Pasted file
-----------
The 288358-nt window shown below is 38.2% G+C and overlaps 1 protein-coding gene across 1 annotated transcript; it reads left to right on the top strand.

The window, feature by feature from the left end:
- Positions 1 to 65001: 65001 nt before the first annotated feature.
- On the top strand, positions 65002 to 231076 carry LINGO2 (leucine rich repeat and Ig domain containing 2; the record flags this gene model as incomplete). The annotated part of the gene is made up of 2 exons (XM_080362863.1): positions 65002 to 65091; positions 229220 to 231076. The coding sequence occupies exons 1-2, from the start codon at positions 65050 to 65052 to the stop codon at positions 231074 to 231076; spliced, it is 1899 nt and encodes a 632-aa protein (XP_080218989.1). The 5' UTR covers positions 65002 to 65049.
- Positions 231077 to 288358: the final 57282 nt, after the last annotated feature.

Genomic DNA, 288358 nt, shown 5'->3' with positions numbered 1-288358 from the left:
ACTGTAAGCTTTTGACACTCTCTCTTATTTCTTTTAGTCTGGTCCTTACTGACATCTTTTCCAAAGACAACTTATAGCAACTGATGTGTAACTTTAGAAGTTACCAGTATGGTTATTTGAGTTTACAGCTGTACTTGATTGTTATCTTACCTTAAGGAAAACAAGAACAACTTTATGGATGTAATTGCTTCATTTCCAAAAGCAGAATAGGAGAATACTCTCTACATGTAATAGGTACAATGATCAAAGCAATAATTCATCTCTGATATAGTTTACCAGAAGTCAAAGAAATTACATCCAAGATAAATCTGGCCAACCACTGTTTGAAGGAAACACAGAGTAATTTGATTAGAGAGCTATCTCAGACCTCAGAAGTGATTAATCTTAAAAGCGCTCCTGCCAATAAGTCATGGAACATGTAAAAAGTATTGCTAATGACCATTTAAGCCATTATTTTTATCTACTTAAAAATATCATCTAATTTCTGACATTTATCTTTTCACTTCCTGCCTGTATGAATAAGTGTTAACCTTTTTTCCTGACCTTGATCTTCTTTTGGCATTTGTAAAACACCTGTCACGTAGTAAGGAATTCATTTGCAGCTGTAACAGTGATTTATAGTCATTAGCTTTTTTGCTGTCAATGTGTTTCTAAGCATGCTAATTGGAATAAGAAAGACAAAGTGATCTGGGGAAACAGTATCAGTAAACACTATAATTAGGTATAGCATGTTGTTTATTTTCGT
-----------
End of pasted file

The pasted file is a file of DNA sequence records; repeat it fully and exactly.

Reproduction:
The 288358-nt window shown below is 38.2% G+C and overlaps 1 protein-coding gene across 1 annotated transcript; it reads left to right on the top strand.

The window, feature by feature from the left end:
- Positions 1 to 65001: 65001 nt before the first annotated feature.
- On the top strand, positions 65002 to 231076 carry LINGO2 (leucine rich repeat and Ig domain containing 2; the record flags this gene model as incomplete). The annotated part of the gene is made up of 2 exons (XM_080362863.1): positions 65002 to 65091; positions 229220 to 231076. The coding sequence occupies exons 1-2, from the start codon at positions 65050 to 65052 to the stop codon at positions 231074 to 231076; spliced, it is 1899 nt and encodes a 632-aa protein (XP_080218989.1). The 5' UTR covers positions 65002 to 65049.
- Positions 231077 to 288358: the final 57282 nt, after the last annotated feature.

Genomic DNA, 288358 nt, shown 5'->3' with positions numbered 1-288358 from the left:
ACTGTAAGCTTTTGACACTCTCTCTTATTTCTTTTAGTCTGGTCCTTACTGACATCTTTTCCAAAGACAACTTATAGCAACTGATGTGTAACTTTAGAAGTTACCAGTATGGTTATTTGAGTTTACAGCTGTACTTGATTGTTATCTTACCTTAAGGAAAACAAGAACAACTTTATGGATGTAATTGCTTCATTTCCAAAAGCAGAATAGGAGAATACTCTCTACATGTAATAGGTACAATGATCAAAGCAATAATTCATCTCTGATATAGTTTACCAGAAGTCAAAGAAATTACATCCAAGATAAATCTGGCCAACCACTGTTTGAAGGAAACACAGAGTAATTTGATTAGAGAGCTATCTCAGACCTCAGAAGTGATTAATCTTAAAAGCGCTCCTGCCAATAAGTCATGGAACATGTAAAAAGTATTGCTAATGACCATTTAAGCCATTATTTTTATCTACTTAAAAATATCATCTAATTTCTGACATTTATCTTTTCACTTCCTGCCTGTATGAATAAGTGTTAACCTTTTTTCCTGACCTTGATCTTCTTTTGGCATTTGTAAAACACCTGTCACGTAGTAAGGAATTCATTTGCAGCTGTAACAGTGATTTATAGTCATTAGCTTTTTTGCTGTCAATGTGTTTCTAAGCATGCTAATTGGAATAAGAAAGACAAAGTGATCTGGGGAAACAGTATCAGTAAACACTATAATTAGGTATAGCATGTTGTTTATTTTCGT